Surf City Nights expanding to Fifth Street

Huntington Beach Surf City Nights received the green light Monday to expand its nighttime street fair onto Fifth Street.

The City Council voted unanimously to approve the permits needed to allow the Business Improvement District to continue hosting its weekly event along Main Street in the downtown area with the addition of the street area in front of The Strand, a dining and shopping center.

"For four hours every Tuesday, we have a farmer's market, music, food, activities for kids, booths for nonprofits and other interesting and fun merchandise," Mayor Pro Tem Joe Shaw said. "Almost everyone I've talked to loves Surf City Nights and says it's one of the best things that we do.… So I think it makes sense to expand it over to Fifth Street."

Strand property manager Lori Eckman said the expansion should attract more people to that side of the block.

"I do believe that this added expansion to Fifth Street is something that would be really good for The Strand and the tenants on Fifth Street," she said. "The Strand needs this type of exposure to bring more people and more parts of the community over to Fifth Street."

Because of noise concerns, the expansion area will not include all the features found at Surf City Nights. There will be no live music on Fifth Street, but arts and crafts and other low-noise activities are planned.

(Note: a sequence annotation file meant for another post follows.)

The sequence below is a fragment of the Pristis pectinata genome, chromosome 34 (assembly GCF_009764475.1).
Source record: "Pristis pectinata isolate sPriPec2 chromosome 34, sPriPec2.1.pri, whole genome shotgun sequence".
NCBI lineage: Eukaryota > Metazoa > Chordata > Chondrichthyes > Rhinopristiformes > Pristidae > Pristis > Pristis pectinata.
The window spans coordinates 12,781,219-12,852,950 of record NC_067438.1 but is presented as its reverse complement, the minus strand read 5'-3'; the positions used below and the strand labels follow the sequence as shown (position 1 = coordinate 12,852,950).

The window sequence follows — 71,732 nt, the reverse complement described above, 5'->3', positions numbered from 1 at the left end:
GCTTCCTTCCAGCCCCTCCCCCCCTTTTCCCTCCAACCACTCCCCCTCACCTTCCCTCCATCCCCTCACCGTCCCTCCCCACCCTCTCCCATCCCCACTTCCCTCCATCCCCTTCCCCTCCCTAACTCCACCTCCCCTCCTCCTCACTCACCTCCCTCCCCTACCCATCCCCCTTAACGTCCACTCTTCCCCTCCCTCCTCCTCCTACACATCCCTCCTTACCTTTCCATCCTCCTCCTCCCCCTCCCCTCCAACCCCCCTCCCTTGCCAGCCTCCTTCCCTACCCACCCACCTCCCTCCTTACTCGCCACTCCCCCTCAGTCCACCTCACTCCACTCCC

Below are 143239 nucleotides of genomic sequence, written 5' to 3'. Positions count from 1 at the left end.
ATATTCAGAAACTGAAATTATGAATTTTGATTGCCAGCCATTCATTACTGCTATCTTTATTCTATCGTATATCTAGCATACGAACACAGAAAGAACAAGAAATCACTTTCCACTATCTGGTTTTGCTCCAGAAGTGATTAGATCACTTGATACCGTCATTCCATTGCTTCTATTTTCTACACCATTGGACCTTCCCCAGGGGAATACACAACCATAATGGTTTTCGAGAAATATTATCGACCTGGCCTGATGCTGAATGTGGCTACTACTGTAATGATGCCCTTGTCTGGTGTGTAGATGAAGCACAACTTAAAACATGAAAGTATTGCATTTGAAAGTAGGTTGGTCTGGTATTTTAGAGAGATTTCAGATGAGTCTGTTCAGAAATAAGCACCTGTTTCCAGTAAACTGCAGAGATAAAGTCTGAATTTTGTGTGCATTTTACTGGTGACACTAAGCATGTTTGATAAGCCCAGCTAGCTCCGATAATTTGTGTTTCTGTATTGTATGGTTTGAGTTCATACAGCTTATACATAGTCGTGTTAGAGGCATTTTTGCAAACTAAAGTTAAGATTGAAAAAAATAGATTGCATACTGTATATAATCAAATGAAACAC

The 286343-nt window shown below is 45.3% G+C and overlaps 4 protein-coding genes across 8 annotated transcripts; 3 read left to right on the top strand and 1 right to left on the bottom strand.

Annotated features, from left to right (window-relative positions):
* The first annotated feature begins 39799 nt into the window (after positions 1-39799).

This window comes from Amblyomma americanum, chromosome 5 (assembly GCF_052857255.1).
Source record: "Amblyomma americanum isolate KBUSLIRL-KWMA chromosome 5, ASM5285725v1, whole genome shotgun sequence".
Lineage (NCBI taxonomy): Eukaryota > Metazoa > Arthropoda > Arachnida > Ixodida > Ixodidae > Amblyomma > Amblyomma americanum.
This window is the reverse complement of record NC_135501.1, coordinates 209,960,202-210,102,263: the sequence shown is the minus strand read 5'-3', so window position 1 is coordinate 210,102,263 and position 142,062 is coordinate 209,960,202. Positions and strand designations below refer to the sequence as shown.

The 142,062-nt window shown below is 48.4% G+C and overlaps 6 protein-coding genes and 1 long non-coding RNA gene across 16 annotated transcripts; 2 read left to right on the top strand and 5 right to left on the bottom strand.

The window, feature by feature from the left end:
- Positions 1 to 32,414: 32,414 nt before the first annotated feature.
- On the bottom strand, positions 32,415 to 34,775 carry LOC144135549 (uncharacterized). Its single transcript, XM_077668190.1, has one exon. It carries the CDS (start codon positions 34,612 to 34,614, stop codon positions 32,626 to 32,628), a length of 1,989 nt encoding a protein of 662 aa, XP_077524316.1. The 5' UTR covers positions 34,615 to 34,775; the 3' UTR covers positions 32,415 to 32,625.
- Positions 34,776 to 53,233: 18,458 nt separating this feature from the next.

To ensure that the change doesn't become a nuisance to neighbors, the council is requiring the Business Improvement District to submit an annual report on the status of the event, including any complaints.

The weekly event started in 2007 with an average of about 3,000 people a night, Surf City Nights manager Mary Ann Senske said.

She said the gatherings now bring in more than 5,000 people a night.


Fireworks issue en route to the ballot

Also Monday, the council voted 5 to 2 to continue the process of placing the legalization of fireworks on the November ballot.

Councilwomen Connie Boardman and Jill Hardy dissented.

Boardman and Hardy volunteered to sign off on the arguments against legalizing state-approved fireworks in the city, while Mayor Matthew Harper and Councilman Joe Carchio volunteered to be on the pro side.


Restoring young sports grant program

Council members voted unanimously to direct city staff to work on bringing back the city's youth sports grant program by the 2015-2016 fiscal year.

Established in 1995, the program assisted in funding field improvements, such as lighting and irrigation systems, according to a report prepared by Mayor Pro Tem Joe Shaw.

The program, which was funded by Huntington Beach's park acquisition and development fund, has paid for about $2 million in improvements.

It was discontinued in the 2011-2012 fiscal year because of budget cuts.

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